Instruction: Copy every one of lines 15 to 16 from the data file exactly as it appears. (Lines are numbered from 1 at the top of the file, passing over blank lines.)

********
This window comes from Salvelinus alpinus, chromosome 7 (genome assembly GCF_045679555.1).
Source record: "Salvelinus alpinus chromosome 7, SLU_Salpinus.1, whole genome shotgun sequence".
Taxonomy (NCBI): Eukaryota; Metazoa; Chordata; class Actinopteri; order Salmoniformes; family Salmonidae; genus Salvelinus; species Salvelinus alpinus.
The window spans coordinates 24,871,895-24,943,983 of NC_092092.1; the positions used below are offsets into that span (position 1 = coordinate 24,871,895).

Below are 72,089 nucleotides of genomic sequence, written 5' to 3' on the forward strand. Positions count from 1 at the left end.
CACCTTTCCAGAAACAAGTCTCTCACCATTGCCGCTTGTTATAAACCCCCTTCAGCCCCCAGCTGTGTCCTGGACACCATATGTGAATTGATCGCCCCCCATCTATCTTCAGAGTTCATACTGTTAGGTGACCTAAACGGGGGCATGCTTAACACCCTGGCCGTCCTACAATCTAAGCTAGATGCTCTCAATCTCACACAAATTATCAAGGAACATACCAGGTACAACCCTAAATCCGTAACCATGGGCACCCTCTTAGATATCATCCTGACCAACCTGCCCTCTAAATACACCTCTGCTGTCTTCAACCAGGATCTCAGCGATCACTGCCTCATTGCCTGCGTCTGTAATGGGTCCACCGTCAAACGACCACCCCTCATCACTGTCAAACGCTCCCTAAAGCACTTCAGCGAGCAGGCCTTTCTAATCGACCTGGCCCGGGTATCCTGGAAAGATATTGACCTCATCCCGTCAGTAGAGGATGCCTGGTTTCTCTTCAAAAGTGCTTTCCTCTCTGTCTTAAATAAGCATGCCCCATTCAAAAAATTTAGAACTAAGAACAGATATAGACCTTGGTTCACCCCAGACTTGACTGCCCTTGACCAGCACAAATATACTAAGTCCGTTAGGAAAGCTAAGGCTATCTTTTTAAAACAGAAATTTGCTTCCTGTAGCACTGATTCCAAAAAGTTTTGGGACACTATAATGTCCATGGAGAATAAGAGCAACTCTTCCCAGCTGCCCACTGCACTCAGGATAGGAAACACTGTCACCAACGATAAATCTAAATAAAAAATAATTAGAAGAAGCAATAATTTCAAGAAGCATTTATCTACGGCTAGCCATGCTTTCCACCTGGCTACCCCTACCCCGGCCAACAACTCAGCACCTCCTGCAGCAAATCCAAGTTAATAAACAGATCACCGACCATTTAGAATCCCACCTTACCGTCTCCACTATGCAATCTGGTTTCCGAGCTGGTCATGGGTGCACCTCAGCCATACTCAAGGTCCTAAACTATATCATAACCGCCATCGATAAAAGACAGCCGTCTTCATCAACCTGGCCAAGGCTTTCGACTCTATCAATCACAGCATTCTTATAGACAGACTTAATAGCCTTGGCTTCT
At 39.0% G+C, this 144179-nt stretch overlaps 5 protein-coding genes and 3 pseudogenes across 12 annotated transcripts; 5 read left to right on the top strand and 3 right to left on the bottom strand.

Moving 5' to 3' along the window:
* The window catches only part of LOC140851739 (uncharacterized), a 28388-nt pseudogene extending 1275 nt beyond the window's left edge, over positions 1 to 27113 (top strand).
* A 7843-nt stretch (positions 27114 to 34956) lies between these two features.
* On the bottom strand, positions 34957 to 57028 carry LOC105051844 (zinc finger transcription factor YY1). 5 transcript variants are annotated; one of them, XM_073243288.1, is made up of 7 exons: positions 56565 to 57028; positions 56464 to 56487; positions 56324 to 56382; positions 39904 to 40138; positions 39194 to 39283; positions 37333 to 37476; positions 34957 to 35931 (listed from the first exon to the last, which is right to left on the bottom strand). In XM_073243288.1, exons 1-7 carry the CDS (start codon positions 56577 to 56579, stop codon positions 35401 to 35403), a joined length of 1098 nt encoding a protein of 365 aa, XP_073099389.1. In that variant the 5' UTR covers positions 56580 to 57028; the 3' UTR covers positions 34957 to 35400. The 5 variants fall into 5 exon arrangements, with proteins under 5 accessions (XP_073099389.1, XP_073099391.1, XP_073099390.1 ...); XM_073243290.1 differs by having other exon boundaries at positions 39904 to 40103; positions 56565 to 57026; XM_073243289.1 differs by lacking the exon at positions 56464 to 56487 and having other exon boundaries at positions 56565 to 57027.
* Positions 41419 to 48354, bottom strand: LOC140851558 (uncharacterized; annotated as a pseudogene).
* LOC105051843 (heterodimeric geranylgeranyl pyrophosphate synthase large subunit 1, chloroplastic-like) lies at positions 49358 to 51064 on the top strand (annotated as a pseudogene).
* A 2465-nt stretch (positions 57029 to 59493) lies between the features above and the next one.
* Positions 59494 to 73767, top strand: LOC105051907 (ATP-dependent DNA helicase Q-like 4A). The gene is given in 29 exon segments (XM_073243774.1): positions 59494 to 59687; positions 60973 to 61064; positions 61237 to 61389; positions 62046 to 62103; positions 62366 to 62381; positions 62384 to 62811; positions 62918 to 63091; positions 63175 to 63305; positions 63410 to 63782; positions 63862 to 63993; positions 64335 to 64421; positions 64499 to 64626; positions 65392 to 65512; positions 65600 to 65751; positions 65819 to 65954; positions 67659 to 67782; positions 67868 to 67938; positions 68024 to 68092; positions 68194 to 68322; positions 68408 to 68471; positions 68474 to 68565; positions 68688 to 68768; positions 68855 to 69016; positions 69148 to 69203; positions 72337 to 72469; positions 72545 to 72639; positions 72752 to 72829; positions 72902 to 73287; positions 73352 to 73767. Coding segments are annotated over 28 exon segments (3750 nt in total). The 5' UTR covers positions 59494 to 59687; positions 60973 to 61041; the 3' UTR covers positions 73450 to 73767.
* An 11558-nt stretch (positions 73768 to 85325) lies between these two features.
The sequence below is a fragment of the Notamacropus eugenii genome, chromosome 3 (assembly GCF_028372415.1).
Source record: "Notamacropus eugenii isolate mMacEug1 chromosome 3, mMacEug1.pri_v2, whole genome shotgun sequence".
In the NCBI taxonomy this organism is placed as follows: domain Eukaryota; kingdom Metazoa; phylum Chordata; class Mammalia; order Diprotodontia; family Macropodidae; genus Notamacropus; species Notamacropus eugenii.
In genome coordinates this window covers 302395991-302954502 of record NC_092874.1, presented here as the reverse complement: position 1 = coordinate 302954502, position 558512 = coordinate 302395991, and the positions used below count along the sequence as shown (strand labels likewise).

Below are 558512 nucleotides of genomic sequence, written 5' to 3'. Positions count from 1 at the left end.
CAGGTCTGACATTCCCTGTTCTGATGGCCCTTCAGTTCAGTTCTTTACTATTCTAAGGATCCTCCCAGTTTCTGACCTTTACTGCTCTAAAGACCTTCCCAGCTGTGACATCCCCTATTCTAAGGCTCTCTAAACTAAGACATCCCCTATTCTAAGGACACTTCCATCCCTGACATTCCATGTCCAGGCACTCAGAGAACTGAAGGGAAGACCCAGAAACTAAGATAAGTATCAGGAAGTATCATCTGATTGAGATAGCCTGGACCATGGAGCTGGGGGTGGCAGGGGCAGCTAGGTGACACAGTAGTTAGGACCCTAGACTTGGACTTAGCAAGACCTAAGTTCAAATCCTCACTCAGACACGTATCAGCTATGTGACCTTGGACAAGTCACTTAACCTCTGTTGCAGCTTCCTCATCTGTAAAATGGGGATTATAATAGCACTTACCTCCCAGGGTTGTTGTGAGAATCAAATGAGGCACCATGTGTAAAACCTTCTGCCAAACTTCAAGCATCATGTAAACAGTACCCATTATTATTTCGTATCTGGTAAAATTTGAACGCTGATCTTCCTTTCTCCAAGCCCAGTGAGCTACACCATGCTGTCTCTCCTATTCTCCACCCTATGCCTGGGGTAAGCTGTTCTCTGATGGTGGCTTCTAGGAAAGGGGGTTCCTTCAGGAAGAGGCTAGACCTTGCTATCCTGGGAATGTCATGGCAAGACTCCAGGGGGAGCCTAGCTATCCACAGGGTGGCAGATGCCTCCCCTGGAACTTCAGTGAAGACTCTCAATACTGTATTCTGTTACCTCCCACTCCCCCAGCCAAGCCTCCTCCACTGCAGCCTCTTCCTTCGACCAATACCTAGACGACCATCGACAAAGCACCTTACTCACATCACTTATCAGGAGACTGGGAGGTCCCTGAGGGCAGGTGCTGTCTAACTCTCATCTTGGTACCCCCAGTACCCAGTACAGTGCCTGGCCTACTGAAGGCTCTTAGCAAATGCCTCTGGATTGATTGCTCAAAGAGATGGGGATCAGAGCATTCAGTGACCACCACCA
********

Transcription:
* Positions 59494 to 73767, top strand: LOC105051907 (ATP-dependent DNA helicase Q-like 4A). The gene is given in 29 exon segments (XM_073243774.1): positions 59494 to 59687; positions 60973 to 61064; positions 61237 to 61389; positions 62046 to 62103; positions 62366 to 62381; positions 62384 to 62811; positions 62918 to 63091; positions 63175 to 63305; positions 63410 to 63782; positions 63862 to 63993; positions 64335 to 64421; positions 64499 to 64626; positions 65392 to 65512; positions 65600 to 65751; positions 65819 to 65954; positions 67659 to 67782; positions 67868 to 67938; positions 68024 to 68092; positions 68194 to 68322; positions 68408 to 68471; positions 68474 to 68565; positions 68688 to 68768; positions 68855 to 69016; positions 69148 to 69203; positions 72337 to 72469; positions 72545 to 72639; positions 72752 to 72829; positions 72902 to 73287; positions 73352 to 73767. Coding segments are annotated over 28 exon segments (3750 nt in total). The 5' UTR covers positions 59494 to 59687; positions 60973 to 61041; the 3' UTR covers positions 73450 to 73767.
* An 11558-nt stretch (positions 73768 to 85325) lies between these two features.